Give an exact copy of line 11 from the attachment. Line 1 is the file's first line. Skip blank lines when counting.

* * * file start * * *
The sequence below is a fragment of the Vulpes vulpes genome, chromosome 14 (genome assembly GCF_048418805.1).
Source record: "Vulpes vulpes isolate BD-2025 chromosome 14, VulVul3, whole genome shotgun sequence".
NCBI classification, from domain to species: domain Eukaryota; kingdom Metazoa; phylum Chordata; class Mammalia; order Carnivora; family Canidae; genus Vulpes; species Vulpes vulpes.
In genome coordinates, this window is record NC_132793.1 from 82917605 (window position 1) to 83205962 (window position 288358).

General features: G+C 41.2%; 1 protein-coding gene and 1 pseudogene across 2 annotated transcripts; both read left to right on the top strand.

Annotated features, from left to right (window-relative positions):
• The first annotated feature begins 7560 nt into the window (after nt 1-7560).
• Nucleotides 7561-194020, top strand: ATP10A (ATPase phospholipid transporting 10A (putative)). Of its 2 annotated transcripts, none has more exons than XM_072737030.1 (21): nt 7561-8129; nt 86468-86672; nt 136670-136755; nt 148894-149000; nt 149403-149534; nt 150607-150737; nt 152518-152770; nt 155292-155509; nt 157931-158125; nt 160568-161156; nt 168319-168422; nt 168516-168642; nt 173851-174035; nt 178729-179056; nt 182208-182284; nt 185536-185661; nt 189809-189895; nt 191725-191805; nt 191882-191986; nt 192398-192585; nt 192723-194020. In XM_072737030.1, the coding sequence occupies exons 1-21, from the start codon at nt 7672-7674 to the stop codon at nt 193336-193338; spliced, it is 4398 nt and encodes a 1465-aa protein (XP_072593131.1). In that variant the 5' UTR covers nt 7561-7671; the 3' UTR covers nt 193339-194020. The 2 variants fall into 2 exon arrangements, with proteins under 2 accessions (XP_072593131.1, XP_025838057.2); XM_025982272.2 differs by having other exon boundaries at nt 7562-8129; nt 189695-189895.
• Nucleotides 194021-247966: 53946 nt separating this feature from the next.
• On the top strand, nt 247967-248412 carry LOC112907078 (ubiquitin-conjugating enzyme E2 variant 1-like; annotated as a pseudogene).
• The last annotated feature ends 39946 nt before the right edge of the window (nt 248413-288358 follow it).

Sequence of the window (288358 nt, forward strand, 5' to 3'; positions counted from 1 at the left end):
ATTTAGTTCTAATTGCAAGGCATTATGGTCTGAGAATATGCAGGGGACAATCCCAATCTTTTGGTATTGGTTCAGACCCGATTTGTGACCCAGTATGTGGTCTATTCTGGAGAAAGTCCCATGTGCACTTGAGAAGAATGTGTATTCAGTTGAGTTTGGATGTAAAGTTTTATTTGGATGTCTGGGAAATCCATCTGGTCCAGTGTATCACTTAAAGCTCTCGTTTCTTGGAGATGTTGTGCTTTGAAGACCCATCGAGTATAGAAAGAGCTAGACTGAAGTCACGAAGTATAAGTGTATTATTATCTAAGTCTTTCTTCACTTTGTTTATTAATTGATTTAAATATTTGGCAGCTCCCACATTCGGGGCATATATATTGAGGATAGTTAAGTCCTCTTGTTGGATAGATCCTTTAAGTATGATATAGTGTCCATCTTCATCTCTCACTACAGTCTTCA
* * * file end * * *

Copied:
• The last annotated feature ends 39946 nt before the right edge of the window (nt 248413-288358 follow it).